Vietnam? Cambodia? Vietnam! This is the question we asked ourselves as we got ready for our vacation to Vietnam. I have rambled on and complained about the weather in Shanghai this winter which has been said to be the coldest, wettest and dullest in 32 years or 60+ depending on who you read. We had a week holiday for Qing Ming and Easter holidays and wanted to get away from the dullness and head for warmth, sunshine and blue sky.
As we watched the weather reports we noticed a typhoon was expected to affect Vietnam the day before we arrived and hang around for the first 2 days of our vacation. I thought typhoon season was summer/fall, but turns out rainy season starts in May so this was early and typhoon season is all year. If conditions are right typhoons can occur at any time. The rest of the week was calling for cloud and thunderstorms and Shanghai had warm and sunny temps forecasted. We shopped for rain gear and hoped for good weather as we packed. We got to the airport and found our flight was on time. We boarded, the plane and left on time. We flew towards our destination and could see the mountains and the coast below, all clear. We started to get restless and looking at my watch I figured we would be landing in about an hour. The sun was starting to set and we were above these puffy clouds that changed colour with the setting sun. As darkness settled in I could smell rain and looking outside into the darkness I could see rain with each blink of the flashing lights on the wing. The rain got more and more intense and I could see it sparkle in the lights from the wing to my seat a few rows ahead. The rain was going sideways and the drops must have been huge because the rain was white and it appeared like large snowflakes in a blizzard. The seat belt light came on and the announcement said we were heading into turbulence. Shortly after with less than a half hour to our destination another announcement, this time saying we were going to reroute as the storm had approached Ho Chi Minh City and due to high winds we were unable to land. The slow-moving storm had finally made land fall.
I watched the storm, which was 200 km off shore, since early the day before and wondered what that would mean for a plane full of passengers heading on vacation or some going home. We landed in Phnom Phen, Cambodia. More word, an announcement saying the winds were very high producing a cross wind so the airport was closed and we would wait 30-60 minutes before heading out again. I knew the storm had moved very slowly over the last 24 hours, so I figured an hour would not do it. Everyone settled in and chatted to others, read books, listened to music and played video games on their electronic devices. Isn’t technology wonderful? Kept a restless bunch settled. After an hour the questions started and people wanted to know what was next. We were refueled and hopes rose, but no movement. People started to be removed from the plane beside us as busses came and loaded them on and took them into the night. No word, so speculation started as people wanted to know what was happening and filled in the blanks for the unknown information. Bits and pieces of overheard information was turned into statements like “We need Visas and the airline won’t pay for all of us”; “This is a small city there won’t be enough hotels for us all”; “We’ll sleep in the airport”…. while others were upset that they even attempted the flight knowing the weather. How did some of us know about the storm and the airline did not? I wonder if they decided to go and outrun the storm since it was so slow.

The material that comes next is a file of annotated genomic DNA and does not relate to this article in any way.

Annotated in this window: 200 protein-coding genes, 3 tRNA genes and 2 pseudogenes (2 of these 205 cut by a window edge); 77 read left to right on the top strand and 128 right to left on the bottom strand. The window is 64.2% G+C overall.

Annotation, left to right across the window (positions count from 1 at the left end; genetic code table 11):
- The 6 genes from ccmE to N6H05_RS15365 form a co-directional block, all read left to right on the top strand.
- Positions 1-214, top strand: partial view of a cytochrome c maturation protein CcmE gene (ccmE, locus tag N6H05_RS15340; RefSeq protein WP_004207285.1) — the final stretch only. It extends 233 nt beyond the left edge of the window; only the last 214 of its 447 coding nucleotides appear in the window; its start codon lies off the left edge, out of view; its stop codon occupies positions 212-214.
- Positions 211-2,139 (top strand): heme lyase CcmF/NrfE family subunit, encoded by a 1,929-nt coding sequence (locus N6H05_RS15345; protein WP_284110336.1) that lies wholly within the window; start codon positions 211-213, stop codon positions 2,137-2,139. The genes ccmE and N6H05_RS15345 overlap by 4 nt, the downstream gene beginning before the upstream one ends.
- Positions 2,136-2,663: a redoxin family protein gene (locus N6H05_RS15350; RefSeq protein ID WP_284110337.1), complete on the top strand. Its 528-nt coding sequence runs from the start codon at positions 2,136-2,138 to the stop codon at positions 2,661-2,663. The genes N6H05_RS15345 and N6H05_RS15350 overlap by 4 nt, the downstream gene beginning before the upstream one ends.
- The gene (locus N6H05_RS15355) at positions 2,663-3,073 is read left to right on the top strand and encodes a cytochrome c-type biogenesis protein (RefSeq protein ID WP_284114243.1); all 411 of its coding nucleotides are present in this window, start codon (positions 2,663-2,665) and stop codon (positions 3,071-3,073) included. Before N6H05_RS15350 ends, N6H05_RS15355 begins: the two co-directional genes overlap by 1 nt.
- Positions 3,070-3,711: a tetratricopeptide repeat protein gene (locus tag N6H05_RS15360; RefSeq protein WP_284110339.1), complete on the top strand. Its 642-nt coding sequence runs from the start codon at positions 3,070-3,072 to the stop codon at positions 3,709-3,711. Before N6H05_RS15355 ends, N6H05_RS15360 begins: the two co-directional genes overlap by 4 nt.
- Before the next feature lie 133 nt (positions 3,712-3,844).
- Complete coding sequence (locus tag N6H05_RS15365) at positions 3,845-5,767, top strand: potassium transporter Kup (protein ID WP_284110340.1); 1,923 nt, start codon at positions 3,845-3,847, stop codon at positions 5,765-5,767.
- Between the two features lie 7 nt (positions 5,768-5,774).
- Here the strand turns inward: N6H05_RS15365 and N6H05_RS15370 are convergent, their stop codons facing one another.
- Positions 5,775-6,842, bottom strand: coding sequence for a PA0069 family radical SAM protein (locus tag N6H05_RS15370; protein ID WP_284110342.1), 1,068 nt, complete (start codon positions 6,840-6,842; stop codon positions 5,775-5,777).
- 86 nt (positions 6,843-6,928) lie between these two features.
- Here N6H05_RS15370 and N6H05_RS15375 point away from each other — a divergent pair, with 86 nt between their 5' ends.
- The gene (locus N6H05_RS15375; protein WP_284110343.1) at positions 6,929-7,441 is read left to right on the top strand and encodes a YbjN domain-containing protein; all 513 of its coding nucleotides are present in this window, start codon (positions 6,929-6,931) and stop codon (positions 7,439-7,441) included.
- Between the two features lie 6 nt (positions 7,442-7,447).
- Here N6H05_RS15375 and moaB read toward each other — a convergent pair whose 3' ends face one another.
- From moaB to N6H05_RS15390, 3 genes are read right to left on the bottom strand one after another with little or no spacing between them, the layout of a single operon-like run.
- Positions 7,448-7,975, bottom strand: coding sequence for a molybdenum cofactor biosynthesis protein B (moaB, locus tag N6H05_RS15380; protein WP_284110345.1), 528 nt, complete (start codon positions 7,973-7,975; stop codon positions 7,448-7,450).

One lady decided to go and speak to the captain and suggest an alternate route and get us into a different city in Vietnam… her reasoning at least we would be in Vietnam! She was disappointed when they told her we needed more fuel to get there and her response we are at an aiport, get more. If it was only that simple… The poor crew hid out as they had no information and many difficult questions were being asked. A few gentlemen sitting in front of us were making phone calls and finally they said the storm had ended we could go now. I thought ya right… how could it be that quick? Shortly after this the captain did announce the airport had reopened and we could take off. Everyone clapped, but a few “Negative Nellies” said lets not clap until we are there. I was just hoping it was safe. The airport was small and by the time we left there were many planes parked on the tarmac. We got in position only to wait again to take off as 5 or 6 other planes landed (there is only 1 runway). This is probably the most action this airport has seen in a while! After 4.5 hours sitting we were in the air again.
We approached the airport and a wind jolted us sideways a little bit, but the pilot did an amazing job as we landed smoothly. We were herded into a large bus waiting on the tarmac. It was raining lightly… I couldn’t fathom how the storm passed so quickly after it had taken over 24 hours to arrive. We were led into the airport and got our visas processed and just after midnight we were ready to leave. Our taxi had to take a few detours as the storm had uprooted trees and the branches, leaves and huge tree trunks littered the roads. As late as it was the street sweepers were out with their fan like straw brooms clearing up the streets. By morning there probably would be little evidence there even was a storm!
The roads were pretty deserted and not much action in the city. I am guessing the storm had people in for the night. A short drive to the hotel (Liberty 4 in District one- cheap and clean with breakfast included) we arrived as tired, weary travellers hoping our reservation would still be valid, as they only hold them to midnight. All was well and we checked in so we could get up and explore Ho Chi Mihn City (Saigon) before heading to the beach at Mui Ne.
Stay tuned for more next time … our short visit in Ho Chi Mihn and then the beach!